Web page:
The Lost Machine: Chapter Ten

WFR is proud to serialize The Lost Machine in support of its author and illustrator, Richard A. Kirk. We will be reprinting the entire novel with its illustrations over the course of five weeks with a new chapter every Monday and Wednesday. Wherever possible, formatting has been made to match that available in the e-book. This part of the serialization covers Chapter Ten. To read past chapters, click here. – The Editors

lost_machine_cover

Chapter Ten: Rain

It was late in the afternoon or early evening when he woke. A light rain fell, and the air had the sharp odour of wood smoke. Moss sat up on the steps and ran his hands through his hair. His eyes smarted from the smoke. He remembered the events in the library and rested his head on his knees.

He sat like that for some time with the rain running over him, until a familiar sound roused him. Looking up, he saw the glass disks floating in the air above the gravestones, glowing like fairies in the half-light.

Without taking his eyes off the disks, he stood. Where there had been five disks, there were now six. They seemed aware of his presence. It was as though they were waiting to be acknowledged. Moss cleared his throat, which was raw and hoarse from the smoke, but before he could say anything the disks began to grow brighter.

Suddenly, each disk began to project the image of one of the dead children, including Starling. They materialized between the headstones and looked like real children, except that Moss could see through them. He cleared his throat, but the children were already talking, oblivious to his presence. Standard Justner picked a bottle out of the grass, and made a face at his reflection. A mop of red hair fell over his eyes, and he pushed out his freckled lower lip.

“Look at this,” he said. He turned and looked at Starling, who stood nearby in a weathered coat and high rubber boots. “It looks like your head, Star. Empty.” The boy guffawed and threw the bottle. It narrowly missed Starling’s head. Moss’s heart pounded as he realized that he was seeing the morning of the murders.

“Leave him alone.” It was Annabelle Fish, a pretty girl with chestnut pigtails and clear blue eyes. “He doesn’t get your stupid joke, asshole.”

Watching, Moss put his knuckles to his nose as his eyes teared.

Fat Jennifer Cooke, arms laden with butterfly nets, shouted over her shoulder. “I’m telling Sir that you said asshole.”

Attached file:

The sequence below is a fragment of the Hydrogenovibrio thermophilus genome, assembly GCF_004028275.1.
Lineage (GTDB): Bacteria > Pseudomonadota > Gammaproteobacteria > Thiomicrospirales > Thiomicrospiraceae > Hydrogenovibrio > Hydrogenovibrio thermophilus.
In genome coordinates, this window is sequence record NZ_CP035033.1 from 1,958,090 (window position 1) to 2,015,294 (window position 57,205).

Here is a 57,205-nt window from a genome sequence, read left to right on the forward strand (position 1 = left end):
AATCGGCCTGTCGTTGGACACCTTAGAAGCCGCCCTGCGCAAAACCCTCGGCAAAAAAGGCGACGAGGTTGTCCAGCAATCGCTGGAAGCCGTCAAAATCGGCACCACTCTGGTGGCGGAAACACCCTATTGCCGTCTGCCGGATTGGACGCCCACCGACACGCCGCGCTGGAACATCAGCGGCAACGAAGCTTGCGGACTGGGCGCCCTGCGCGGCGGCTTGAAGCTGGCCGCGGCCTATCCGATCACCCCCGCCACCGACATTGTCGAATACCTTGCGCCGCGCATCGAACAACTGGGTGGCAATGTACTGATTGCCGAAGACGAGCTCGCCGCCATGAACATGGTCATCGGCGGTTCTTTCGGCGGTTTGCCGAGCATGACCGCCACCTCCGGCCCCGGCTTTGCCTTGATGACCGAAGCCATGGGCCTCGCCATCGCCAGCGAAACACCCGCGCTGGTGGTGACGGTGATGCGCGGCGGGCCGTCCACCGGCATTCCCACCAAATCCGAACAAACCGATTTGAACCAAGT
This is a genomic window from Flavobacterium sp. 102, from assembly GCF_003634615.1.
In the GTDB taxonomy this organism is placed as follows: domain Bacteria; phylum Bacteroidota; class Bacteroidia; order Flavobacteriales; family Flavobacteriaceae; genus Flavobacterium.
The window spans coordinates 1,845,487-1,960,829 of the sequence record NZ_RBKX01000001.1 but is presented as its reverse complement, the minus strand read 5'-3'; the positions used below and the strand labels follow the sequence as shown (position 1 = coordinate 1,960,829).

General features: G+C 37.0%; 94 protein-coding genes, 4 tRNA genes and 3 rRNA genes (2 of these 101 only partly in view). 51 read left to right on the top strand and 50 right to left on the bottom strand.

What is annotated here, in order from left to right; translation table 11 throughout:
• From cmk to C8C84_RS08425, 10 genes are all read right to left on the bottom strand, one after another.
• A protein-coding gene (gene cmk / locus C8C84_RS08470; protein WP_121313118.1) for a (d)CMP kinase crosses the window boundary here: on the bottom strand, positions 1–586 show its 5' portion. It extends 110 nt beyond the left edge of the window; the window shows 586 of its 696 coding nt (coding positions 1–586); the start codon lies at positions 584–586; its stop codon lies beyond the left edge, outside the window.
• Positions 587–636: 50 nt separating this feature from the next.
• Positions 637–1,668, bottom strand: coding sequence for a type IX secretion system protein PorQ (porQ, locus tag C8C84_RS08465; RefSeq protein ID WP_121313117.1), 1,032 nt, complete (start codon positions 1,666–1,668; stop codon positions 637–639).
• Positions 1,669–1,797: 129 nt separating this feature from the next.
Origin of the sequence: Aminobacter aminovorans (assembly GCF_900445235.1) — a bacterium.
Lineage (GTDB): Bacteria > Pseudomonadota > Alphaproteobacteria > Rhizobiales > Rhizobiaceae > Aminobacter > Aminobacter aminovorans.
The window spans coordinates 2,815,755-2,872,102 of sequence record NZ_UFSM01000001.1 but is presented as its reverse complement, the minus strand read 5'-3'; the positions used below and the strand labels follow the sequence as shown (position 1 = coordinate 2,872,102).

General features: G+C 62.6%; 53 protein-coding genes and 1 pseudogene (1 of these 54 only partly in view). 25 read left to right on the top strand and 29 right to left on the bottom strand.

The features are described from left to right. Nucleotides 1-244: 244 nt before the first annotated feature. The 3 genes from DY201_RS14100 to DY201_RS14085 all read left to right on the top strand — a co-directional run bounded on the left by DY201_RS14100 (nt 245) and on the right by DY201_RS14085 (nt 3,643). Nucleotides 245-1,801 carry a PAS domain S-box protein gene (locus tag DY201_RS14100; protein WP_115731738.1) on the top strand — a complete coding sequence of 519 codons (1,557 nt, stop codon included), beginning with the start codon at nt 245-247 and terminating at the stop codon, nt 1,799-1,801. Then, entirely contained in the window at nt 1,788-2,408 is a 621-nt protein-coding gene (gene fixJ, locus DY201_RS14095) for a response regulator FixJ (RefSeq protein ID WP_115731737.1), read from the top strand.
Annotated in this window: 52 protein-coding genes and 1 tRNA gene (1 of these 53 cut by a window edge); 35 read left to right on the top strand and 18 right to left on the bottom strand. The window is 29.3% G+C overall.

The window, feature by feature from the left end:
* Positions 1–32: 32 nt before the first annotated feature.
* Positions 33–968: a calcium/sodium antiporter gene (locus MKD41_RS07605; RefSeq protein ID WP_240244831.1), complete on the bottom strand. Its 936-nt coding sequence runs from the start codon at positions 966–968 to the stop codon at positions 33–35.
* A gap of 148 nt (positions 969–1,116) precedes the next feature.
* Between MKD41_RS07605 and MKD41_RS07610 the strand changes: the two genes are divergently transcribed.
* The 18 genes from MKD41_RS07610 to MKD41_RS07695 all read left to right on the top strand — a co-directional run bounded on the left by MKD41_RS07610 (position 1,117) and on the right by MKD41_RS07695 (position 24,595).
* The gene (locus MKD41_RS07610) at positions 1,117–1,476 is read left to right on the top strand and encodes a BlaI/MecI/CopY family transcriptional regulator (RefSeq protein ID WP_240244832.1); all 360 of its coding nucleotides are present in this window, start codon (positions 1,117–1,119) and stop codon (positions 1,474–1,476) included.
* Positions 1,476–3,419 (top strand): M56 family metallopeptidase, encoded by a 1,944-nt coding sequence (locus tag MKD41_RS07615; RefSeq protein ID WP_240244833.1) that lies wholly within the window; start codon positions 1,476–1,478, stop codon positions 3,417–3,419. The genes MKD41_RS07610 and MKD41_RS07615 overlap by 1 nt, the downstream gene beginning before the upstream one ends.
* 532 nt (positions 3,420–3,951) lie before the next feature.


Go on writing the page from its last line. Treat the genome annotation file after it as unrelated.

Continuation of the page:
“Shut up, asshole,” said Standard. Jennifer dropped the nets.

David, who had been filling a bag with small bottles and a sketchbook, stood up. He was small and skinny. He wore his shirt out and never wore socks. “We better go. We were supposed to be finding bugs, not fooling around.” Stokes Hutchison, who had severely-cut blond hair, shoved David. The bottles fell out of the bag. “Stokes, look what you did.”

Stokes punched David’s shoulder. “Butterfingers,” he said. “You better pick that shit up.”

David got down on his knees and collected the bottles. Starling moved closer to help, but David waved him off. “Leave me alone.”

The group of children began to troop out of the cemetery. Justner led the way with Stokes in tow. Jennifer ran behind them carrying most of the gear, while David and Annabelle followed at a distance, talking in their conspiratorial way. Starling walked at the rear of the line and seemed more interested in the trees than in the other children. Moss walked behind them, listening to their combined chatter as he often had in the past. They made their way onto the road and began walking towards the woods. Starling crouched suddenly in the road, then stood with a damaged katydid twitching between his fingers.

“Hurry up,” said Standard. “I swear I’ll kick your ass.”

Starling put the insect in a bottle and slipped it into his satchel. When he raised his head from this task, Standard was standing in front of him with his hands on his hips. “Are you deaf as well as stupid?”

“I found the first insect,” said Starling, pleased. “A katydid.”

“No you didn’t,” said Standard. Starling pulled the bottle out of the bag. Standard snatched it out of his hand and tossed it to Stokes. Starling grabbed for it but was not quick enough.